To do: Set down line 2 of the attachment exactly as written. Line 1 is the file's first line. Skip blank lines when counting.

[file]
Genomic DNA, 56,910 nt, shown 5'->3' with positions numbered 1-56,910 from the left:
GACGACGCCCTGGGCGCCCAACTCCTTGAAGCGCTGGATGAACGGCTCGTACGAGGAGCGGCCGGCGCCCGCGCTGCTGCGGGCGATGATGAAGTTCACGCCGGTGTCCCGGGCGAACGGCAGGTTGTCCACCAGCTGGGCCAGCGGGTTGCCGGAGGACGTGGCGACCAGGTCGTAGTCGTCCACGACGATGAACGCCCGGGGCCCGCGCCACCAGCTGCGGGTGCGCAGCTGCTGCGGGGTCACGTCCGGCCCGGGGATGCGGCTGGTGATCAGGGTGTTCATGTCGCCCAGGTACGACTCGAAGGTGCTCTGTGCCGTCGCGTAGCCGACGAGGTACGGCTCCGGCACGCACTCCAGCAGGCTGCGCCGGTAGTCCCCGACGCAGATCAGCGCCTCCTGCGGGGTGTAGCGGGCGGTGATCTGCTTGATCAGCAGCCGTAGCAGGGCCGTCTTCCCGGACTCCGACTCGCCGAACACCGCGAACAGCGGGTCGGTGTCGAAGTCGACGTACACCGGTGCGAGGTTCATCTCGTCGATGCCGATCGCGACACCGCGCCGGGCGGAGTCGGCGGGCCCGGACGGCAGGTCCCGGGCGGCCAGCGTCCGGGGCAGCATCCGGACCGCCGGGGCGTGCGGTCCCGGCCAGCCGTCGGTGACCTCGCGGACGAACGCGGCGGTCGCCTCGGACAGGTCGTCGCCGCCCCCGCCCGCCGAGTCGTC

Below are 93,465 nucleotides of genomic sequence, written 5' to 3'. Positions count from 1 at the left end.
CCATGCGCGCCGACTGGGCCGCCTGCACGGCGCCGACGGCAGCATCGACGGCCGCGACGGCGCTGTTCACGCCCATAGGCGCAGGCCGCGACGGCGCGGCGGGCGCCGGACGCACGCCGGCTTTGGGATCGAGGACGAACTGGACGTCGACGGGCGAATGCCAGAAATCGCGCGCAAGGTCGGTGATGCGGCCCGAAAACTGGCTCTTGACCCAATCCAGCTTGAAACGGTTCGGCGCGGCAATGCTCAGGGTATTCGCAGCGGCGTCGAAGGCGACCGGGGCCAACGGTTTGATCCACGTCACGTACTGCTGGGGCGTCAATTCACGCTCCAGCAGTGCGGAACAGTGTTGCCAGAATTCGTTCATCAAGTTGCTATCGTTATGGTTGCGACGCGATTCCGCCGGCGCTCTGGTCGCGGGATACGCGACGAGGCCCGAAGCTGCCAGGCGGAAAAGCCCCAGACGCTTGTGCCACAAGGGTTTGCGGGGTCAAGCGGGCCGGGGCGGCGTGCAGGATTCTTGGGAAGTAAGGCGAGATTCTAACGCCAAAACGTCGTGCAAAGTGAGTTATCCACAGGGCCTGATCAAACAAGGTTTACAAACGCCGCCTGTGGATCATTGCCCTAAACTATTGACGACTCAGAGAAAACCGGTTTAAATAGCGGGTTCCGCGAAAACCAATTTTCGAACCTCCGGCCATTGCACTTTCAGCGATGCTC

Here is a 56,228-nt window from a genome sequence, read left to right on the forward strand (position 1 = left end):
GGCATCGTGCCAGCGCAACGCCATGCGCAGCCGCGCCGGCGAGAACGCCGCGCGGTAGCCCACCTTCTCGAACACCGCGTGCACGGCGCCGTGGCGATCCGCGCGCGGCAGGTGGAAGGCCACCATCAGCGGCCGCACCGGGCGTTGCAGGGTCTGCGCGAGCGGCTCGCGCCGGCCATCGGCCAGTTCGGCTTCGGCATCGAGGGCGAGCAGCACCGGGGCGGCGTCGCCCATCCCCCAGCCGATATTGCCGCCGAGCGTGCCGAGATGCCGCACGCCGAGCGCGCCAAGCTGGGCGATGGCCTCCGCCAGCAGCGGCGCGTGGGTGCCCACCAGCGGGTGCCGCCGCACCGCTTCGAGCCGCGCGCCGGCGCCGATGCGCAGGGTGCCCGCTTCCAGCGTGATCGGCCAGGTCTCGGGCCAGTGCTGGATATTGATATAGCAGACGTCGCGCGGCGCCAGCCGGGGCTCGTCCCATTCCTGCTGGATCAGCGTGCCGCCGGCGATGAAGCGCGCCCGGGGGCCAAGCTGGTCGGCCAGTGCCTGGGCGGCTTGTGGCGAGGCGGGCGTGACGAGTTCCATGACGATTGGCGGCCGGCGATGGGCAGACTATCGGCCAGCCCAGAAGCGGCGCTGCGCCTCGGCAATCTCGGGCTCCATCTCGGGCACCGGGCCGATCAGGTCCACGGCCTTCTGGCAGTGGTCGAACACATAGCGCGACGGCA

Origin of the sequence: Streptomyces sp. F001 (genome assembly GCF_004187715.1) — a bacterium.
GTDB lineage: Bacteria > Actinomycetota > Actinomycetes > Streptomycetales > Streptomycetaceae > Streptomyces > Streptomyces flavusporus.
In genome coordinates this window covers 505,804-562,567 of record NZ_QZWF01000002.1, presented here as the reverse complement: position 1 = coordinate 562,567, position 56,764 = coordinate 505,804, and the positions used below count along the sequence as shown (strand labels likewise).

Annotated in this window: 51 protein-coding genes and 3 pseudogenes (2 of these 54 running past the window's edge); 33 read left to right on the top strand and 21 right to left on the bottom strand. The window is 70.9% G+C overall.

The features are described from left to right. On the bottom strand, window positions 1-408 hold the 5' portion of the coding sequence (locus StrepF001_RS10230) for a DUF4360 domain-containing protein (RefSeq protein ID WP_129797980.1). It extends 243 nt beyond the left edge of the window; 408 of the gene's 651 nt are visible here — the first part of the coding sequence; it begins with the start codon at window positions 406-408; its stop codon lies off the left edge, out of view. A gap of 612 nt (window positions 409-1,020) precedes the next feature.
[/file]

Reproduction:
GACGACGCCCTGGGCGCCCAACTCCTTGAAGCGCTGGATGAACGGCTCGTACGAGGAGCGGCCGGCGCCCGCGCTGCTGCGGGCGATGATGAAGTTCACGCCGGTGTCCCGGGCGAACGGCAGGTTGTCCACCAGCTGGGCCAGCGGGTTGCCGGAGGACGTGGCGACCAGGTCGTAGTCGTCCACGACGATGAACGCCCGGGGCCCGCGCCACCAGCTGCGGGTGCGCAGCTGCTGCGGGGTCACGTCCGGCCCGGGGATGCGGCTGGTGATCAGGGTGTTCATGTCGCCCAGGTACGACTCGAAGGTGCTCTGTGCCGTCGCGTAGCCGACGAGGTACGGCTCCGGCACGCACTCCAGCAGGCTGCGCCGGTAGTCCCCGACGCAGATCAGCGCCTCCTGCGGGGTGTAGCGGGCGGTGATCTGCTTGATCAGCAGCCGTAGCAGGGCCGTCTTCCCGGACTCCGACTCGCCGAACACCGCGAACAGCGGGTCGGTGTCGAAGTCGACGTACACCGGTGCGAGGTTCATCTCGTCGATGCCGATCGCGACACCGCGCCGGGCGGAGTCGGCGGGCCCGGACGGCAGGTCCCGGGCGGCCAGCGTCCGGGGCAGCATCCGGACCGCCGGGGCGTGCGGTCCCGGCCAGCCGTCGGTGACCTCGCGGACGAACGCGGCGGTCGCCTCGGACAGGTCGTCGCCGCCCCCGCCCGCCGAGTCGTC